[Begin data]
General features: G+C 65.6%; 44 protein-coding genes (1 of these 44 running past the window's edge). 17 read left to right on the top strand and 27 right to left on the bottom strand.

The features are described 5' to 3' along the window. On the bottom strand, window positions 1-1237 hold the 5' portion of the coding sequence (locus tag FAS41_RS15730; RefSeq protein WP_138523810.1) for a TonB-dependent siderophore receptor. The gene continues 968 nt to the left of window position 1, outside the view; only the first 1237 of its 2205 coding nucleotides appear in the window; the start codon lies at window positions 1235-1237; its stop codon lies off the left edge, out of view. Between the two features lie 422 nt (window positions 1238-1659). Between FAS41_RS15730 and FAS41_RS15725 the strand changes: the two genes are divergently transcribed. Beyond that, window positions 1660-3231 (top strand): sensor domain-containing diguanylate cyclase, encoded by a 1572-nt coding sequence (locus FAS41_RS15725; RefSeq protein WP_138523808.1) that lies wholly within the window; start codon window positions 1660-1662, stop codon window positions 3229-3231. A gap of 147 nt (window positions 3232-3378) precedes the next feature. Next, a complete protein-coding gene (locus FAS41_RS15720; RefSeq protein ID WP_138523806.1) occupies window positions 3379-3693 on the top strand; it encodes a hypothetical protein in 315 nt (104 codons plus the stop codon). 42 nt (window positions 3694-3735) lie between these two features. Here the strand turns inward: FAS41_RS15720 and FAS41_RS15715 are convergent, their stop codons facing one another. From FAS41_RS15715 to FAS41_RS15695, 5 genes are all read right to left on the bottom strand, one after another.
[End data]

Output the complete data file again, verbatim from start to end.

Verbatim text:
General features: G+C 65.6%; 44 protein-coding genes (1 of these 44 running past the window's edge). 17 read left to right on the top strand and 27 right to left on the bottom strand.

The features are described 5' to 3' along the window. On the bottom strand, window positions 1-1237 hold the 5' portion of the coding sequence (locus tag FAS41_RS15730; RefSeq protein WP_138523810.1) for a TonB-dependent siderophore receptor. The gene continues 968 nt to the left of window position 1, outside the view; only the first 1237 of its 2205 coding nucleotides appear in the window; the start codon lies at window positions 1235-1237; its stop codon lies off the left edge, out of view. Between the two features lie 422 nt (window positions 1238-1659). Between FAS41_RS15730 and FAS41_RS15725 the strand changes: the two genes are divergently transcribed. Beyond that, window positions 1660-3231 (top strand): sensor domain-containing diguanylate cyclase, encoded by a 1572-nt coding sequence (locus FAS41_RS15725; RefSeq protein WP_138523808.1) that lies wholly within the window; start codon window positions 1660-1662, stop codon window positions 3229-3231. A gap of 147 nt (window positions 3232-3378) precedes the next feature. Next, a complete protein-coding gene (locus FAS41_RS15720; RefSeq protein ID WP_138523806.1) occupies window positions 3379-3693 on the top strand; it encodes a hypothetical protein in 315 nt (104 codons plus the stop codon). 42 nt (window positions 3694-3735) lie between these two features. Here the strand turns inward: FAS41_RS15720 and FAS41_RS15715 are convergent, their stop codons facing one another. From FAS41_RS15715 to FAS41_RS15695, 5 genes are all read right to left on the bottom strand, one after another.